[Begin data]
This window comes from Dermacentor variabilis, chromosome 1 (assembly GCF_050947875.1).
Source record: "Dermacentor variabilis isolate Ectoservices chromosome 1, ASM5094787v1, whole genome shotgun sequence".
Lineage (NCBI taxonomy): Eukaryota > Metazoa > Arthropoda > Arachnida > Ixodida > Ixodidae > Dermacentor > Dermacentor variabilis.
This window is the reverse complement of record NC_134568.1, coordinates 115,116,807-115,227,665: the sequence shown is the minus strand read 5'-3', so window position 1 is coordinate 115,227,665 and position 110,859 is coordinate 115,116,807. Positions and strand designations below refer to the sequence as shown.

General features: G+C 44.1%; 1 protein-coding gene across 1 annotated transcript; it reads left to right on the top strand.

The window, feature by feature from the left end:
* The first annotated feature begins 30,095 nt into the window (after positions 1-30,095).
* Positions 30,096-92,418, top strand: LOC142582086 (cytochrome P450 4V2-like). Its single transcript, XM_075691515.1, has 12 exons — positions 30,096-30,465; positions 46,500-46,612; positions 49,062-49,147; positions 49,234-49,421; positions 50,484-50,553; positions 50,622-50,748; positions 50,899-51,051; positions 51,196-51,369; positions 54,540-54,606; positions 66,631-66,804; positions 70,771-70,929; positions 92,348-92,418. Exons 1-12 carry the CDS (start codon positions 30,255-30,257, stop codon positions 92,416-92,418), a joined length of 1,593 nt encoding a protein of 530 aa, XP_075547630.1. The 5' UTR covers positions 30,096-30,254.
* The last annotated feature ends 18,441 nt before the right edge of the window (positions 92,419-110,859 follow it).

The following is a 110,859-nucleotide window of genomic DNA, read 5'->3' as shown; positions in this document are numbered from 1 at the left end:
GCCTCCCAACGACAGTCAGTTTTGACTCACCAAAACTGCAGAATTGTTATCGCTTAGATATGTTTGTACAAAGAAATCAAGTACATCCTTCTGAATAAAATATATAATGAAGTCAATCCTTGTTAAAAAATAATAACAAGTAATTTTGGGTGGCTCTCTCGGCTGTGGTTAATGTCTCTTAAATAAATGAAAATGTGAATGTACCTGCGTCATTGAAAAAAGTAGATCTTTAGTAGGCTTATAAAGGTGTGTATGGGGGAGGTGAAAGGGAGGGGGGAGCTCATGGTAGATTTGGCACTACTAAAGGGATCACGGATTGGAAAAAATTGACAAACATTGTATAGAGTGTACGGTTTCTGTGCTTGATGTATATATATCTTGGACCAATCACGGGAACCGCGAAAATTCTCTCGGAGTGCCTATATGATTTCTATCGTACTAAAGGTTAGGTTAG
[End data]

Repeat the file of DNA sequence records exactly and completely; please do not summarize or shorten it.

This window comes from Dermacentor variabilis, chromosome 1 (assembly GCF_050947875.1).
Source record: "Dermacentor variabilis isolate Ectoservices chromosome 1, ASM5094787v1, whole genome shotgun sequence".
Lineage (NCBI taxonomy): Eukaryota > Metazoa > Arthropoda > Arachnida > Ixodida > Ixodidae > Dermacentor > Dermacentor variabilis.
This window is the reverse complement of record NC_134568.1, coordinates 115,116,807-115,227,665: the sequence shown is the minus strand read 5'-3', so window position 1 is coordinate 115,227,665 and position 110,859 is coordinate 115,116,807. Positions and strand designations below refer to the sequence as shown.

General features: G+C 44.1%; 1 protein-coding gene across 1 annotated transcript; it reads left to right on the top strand.

The window, feature by feature from the left end:
* The first annotated feature begins 30,095 nt into the window (after positions 1-30,095).
* Positions 30,096-92,418, top strand: LOC142582086 (cytochrome P450 4V2-like). Its single transcript, XM_075691515.1, has 12 exons — positions 30,096-30,465; positions 46,500-46,612; positions 49,062-49,147; positions 49,234-49,421; positions 50,484-50,553; positions 50,622-50,748; positions 50,899-51,051; positions 51,196-51,369; positions 54,540-54,606; positions 66,631-66,804; positions 70,771-70,929; positions 92,348-92,418. Exons 1-12 carry the CDS (start codon positions 30,255-30,257, stop codon positions 92,416-92,418), a joined length of 1,593 nt encoding a protein of 530 aa, XP_075547630.1. The 5' UTR covers positions 30,096-30,254.
* The last annotated feature ends 18,441 nt before the right edge of the window (positions 92,419-110,859 follow it).

The following is a 110,859-nucleotide window of genomic DNA, read 5'->3' as shown; positions in this document are numbered from 1 at the left end:
GCCTCCCAACGACAGTCAGTTTTGACTCACCAAAACTGCAGAATTGTTATCGCTTAGATATGTTTGTACAAAGAAATCAAGTACATCCTTCTGAATAAAATATATAATGAAGTCAATCCTTGTTAAAAAATAATAACAAGTAATTTTGGGTGGCTCTCTCGGCTGTGGTTAATGTCTCTTAAATAAATGAAAATGTGAATGTACCTGCGTCATTGAAAAAAGTAGATCTTTAGTAGGCTTATAAAGGTGTGTATGGGGGAGGTGAAAGGGAGGGGGGAGCTCATGGTAGATTTGGCACTACTAAAGGGATCACGGATTGGAAAAAATTGACAAACATTGTATAGAGTGTACGGTTTCTGTGCTTGATGTATATATATCTTGGACCAATCACGGGAACCGCGAAAATTCTCTCGGAGTGCCTATATGATTTCTATCGTACTAAAGGTTAGGTTAG